HANK PHILLIPPI RYAN: One of the things “they” always tell you is that you can’t write just dialogue. Your characters must be DOING something while they talk. I mourned the loss of flip phones, you know? Because snapping a phone shut was such a nice subtext-y gesture. Smoking was another good bit of business...so much you could do with a cigarette. (And sometimes it was actually about smoking.)
In real life, I never smoked. I tried, in college, Jan Roche and I went out and got the coolest packed ones we could find—Montclair, in a navy package with a gold crest. Jan smoked proficiently. I coughed, and hacked, and burned a whole in my dorm room bedspread the first day, so I stopped, never to return.
The wonderfully talented David Burnsworth (Did you see the reviews for his new BURNING HEAT? Whoa.) had a different experience.
Smoke 'em If You Got ‘em
The femme fatale in black and white lounging on the couch with the mesmerizing eyes caught my attention. It was another “Noir at the Bar” post on social media. And cradled between two long, elegant fingers was the ever present cigarette, its thin smoke trail rising above her to suggest an atmosphere of sin. Right or wrong, what is it about smoke and noir paired together that just hits all the right buttons, Surgeon General warnings aside?
I confess that I’m a reformed smoker. Joe Camel and a couple of delinquent high school friends hooked me on the coolness of lighting up and sticking it to the man which at the time was most likely my parents. Camel Lights got me through high school. College meant the usual warped sense of maturity and a move up to cigars. I was equally happy with Hav-a-Tampas and cigarillos as I was with six dollar Dominican Republicans.
With the millennium came a sense of needing to do more than a few things differently. And so I became smoke free.
That is, until my protagonist, Brack Pelton, showed up in my life. While I haven’t flicked a Bic or snapped open a Zippo and caught fire to some tobacco in over twelve years, Brack fought his way onto my laptop screen in 2007 and filled my manuscript pages with enough secondhand smoke to threaten a visit from the EPA. His choice of vice was mine from college: Dominican cigars.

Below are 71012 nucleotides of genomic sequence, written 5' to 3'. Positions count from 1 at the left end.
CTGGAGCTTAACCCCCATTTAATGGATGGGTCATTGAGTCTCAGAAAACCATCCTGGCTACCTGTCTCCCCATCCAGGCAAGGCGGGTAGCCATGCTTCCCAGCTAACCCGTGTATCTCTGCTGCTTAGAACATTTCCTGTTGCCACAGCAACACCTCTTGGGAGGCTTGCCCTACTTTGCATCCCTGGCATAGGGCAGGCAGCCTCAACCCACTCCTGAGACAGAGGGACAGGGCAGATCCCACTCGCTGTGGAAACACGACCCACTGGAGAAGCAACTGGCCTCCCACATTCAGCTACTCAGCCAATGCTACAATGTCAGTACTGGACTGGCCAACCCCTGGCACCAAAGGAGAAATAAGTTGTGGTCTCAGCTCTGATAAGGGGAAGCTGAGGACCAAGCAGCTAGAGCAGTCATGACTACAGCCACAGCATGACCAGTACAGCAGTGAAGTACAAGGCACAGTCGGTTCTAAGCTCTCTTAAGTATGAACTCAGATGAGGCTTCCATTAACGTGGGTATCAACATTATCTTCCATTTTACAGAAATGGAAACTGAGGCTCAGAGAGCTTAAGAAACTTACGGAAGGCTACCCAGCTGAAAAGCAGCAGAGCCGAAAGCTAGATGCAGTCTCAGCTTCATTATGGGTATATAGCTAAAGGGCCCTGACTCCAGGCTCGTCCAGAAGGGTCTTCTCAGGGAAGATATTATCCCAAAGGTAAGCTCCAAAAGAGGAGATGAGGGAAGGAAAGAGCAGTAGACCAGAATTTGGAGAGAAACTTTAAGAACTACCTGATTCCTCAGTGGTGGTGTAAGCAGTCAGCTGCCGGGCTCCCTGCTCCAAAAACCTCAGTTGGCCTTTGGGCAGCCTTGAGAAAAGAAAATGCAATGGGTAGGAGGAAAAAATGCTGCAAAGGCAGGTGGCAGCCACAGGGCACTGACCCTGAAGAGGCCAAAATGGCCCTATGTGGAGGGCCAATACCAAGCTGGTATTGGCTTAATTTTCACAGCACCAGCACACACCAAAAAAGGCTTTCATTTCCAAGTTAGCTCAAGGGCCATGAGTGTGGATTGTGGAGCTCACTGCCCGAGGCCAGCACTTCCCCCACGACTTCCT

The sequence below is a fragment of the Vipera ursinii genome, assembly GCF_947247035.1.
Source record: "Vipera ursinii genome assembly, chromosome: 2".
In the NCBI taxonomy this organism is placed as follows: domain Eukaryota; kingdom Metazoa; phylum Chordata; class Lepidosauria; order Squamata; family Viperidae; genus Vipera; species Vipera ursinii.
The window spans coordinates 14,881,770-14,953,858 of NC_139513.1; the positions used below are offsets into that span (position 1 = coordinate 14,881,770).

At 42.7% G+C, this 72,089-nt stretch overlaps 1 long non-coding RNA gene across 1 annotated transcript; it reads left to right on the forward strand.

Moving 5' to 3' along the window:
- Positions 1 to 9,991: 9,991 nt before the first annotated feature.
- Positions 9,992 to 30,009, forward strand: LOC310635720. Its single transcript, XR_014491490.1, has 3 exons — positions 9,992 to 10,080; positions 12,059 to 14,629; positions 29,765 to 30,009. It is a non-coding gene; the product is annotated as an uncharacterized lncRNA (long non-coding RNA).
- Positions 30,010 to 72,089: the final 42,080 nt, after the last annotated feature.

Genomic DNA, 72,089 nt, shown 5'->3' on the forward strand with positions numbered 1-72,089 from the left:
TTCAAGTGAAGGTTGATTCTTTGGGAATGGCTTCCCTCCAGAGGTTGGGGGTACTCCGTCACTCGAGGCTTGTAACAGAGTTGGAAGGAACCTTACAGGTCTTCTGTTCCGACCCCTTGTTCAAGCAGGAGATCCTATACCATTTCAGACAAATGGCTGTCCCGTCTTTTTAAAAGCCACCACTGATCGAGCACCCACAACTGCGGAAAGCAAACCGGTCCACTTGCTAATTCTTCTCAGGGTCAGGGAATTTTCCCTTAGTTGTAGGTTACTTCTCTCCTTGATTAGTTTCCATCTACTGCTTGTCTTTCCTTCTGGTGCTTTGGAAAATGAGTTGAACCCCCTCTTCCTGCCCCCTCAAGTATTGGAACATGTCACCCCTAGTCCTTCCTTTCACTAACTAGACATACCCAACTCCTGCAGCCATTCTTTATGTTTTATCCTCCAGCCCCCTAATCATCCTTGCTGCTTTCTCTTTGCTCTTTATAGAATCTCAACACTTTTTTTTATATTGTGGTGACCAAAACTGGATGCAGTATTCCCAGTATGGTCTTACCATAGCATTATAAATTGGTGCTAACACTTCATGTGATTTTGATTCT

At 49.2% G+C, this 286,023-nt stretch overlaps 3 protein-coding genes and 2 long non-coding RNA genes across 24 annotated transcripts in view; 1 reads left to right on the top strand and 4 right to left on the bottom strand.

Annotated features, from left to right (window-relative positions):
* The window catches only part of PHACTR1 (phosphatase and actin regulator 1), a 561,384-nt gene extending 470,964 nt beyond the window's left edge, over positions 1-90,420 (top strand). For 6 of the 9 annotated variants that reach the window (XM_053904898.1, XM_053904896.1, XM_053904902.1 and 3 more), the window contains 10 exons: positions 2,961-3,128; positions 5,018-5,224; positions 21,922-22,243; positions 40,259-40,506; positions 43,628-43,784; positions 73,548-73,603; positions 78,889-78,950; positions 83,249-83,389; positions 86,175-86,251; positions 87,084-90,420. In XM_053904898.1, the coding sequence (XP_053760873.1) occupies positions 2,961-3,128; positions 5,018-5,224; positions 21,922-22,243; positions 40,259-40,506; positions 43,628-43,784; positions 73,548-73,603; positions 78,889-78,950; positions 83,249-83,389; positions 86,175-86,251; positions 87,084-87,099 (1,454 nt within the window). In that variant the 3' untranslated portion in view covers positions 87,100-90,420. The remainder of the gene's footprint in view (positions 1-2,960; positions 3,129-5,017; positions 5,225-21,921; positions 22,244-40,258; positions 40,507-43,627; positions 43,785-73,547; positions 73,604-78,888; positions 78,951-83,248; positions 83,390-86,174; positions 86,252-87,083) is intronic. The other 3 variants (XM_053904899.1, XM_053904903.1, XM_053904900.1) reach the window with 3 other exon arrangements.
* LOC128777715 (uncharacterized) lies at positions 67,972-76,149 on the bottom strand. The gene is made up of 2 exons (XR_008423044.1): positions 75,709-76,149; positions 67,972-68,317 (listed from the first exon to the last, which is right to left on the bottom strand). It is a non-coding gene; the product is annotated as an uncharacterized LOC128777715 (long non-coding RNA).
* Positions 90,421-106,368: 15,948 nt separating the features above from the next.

And his sidekick, Mutt, fires up a Kool every chance he gets. Riding together, you can bet the windows of their car are down and the smoke escaping its confines can be seen by any big brother satellite a thousand miles up.
My noir characters aren’t the only smokers. Sam Spade and Philip Marlowe were there long before. So were the hard hitting Mike Hammer and elegant James Bond. Walter Mosley’s Easy Rawlins loves his Chesterfields. Mosley’s other gumshoe, Leonid McGill, has the coolest rule for smoking I’ve come across. Leonid’s an ex smoker, but if he falls into temptation of the nicotine temptress he gives himself a twenty-four-hour smoke-filled window and then he stops again. James Lee Burke’s ever-licentious Clete Purcel has been lighting up since the eighties. Stieg Larsson’s Lisbeth Salandar can be found nervously puffing away as can Jo Nesbo’s methodical Harry Hole.
Burgeoning healthcare costs aside, it seems there will always be a percentage of the population that smokes. You can experience Brack and Mutt and all their vices in my latest book, Burning Heat, the second in the Brack Pelton series.
But who’s your favorite literary? Or cinema cigarette aficionado?
HANK PHILLIPPI RYAN: Does Sherlock Holmes count? Not cigarettes, of course. (Or wait. Dana, did he smoke cigarettes? WERE there cigarettes?) The famous two-cigarette ritual in Now, Voyager. And when –wait, who is it? Puts out her cigarette in a grapefruit? Or am I confused? (Don’t answer that…) Authors, do you use smokers in your books? Readers, do you wince when people smoke? Or do you even notice?
David Burnsworth became fascinated with the Deep South at a young age. After a degree in Mechanical Engineering from the University of Tennessee and fifteen years in the corporate world, he made the decision to write a novel.
Southern Heat is his first mystery and the sequel, Burning Heat, debuted in January. Having lived in Charleston on Sullivan’s Island for five years, the setting was a foregone conclusion. He and his wife call South Carolina home.